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Monday, May 13, 2013


The term Hubris has a very specific meaning for the Greeks who invented it.  It describes a tragic situation where the will of man becomes paramount. 

In the Iliad, the heroes of the battlefield could effect no positive outcome when acting under the force of their own will and wisdom.  It was only when the Gods literally entered them and controlled their every action that victories were achieved.  This reflected a view wherein man's success lay in sublimating their will, their goals, their actions to those of the Gods.

Though we love to use the term hubris, the idea makes no sense to us.  We love to laud business leaders as men of iron will and great vision.  In other words we celebrate Hubris rather than fear and decry it.  We never say "He was a great leader because he was able to sublimate his will to the common good."  Rather "He was a great leader because he imposed his will upon the business landscape."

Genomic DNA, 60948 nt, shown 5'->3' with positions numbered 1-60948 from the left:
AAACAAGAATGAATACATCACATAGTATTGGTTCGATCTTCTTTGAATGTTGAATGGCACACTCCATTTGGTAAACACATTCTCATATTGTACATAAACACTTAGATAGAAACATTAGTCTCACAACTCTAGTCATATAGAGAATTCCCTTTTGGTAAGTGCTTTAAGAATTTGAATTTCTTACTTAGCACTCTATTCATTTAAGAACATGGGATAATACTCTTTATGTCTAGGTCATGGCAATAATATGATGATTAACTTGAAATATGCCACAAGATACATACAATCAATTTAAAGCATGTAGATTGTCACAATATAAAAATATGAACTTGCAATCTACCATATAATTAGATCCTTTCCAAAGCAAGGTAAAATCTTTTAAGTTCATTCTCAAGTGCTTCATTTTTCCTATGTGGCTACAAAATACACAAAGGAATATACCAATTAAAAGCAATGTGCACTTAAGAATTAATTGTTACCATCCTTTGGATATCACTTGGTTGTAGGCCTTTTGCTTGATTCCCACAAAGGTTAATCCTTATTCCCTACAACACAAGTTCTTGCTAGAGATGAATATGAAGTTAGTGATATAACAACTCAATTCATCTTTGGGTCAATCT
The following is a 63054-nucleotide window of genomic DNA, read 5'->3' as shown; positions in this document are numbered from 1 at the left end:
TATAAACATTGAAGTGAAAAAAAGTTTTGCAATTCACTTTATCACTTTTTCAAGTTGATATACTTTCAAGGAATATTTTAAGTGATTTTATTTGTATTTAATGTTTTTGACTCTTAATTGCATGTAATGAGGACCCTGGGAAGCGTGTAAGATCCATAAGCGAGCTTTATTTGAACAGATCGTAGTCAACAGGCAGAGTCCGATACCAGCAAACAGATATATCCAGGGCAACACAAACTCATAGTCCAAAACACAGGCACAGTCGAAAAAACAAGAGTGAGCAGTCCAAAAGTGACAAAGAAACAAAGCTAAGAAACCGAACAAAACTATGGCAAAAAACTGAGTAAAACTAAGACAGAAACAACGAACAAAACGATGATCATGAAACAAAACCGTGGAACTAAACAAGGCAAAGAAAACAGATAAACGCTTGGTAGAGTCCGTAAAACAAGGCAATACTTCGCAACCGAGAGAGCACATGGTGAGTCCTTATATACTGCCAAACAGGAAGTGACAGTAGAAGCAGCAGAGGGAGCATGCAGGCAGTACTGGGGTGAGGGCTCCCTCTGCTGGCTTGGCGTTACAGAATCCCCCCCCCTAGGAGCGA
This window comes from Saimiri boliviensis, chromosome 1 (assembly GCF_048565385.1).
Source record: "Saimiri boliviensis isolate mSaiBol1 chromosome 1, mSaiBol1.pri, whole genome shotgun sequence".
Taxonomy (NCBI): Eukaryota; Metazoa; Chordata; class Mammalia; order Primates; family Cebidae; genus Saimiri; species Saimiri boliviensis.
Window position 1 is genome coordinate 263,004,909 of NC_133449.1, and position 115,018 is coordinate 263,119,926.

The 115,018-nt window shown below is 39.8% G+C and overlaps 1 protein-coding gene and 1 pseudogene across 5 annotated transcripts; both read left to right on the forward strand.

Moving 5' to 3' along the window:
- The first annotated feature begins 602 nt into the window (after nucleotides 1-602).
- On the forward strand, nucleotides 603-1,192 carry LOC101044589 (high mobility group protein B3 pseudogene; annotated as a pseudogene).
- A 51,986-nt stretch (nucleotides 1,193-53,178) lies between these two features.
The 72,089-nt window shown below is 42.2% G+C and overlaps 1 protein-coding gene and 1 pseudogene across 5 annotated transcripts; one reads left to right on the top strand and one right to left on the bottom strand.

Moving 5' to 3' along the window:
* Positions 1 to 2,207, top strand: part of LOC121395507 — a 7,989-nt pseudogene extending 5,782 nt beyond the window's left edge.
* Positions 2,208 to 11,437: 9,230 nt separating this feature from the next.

And the more an individual can suck out of the system, at the expense of his neighbors, friends and family the more we admire his Will and Vision.

Thus it is no surprise that we laud Bernanke to the heavens for his attempts at controlling the business cycle.  Just as we did with Greenspan.  Greenspan was a man of iron will and great genius as he highhandedly engineered prosperity.  Until the entire system collapsed. 

Now, few short years later, we laud Bernanke and another who has been able to impose his iron will on the business cycle.  What a strong man.  What will.  What vision.

Until the system collapses yet again.

What man of Iron Will will rise from the ashes this next time?

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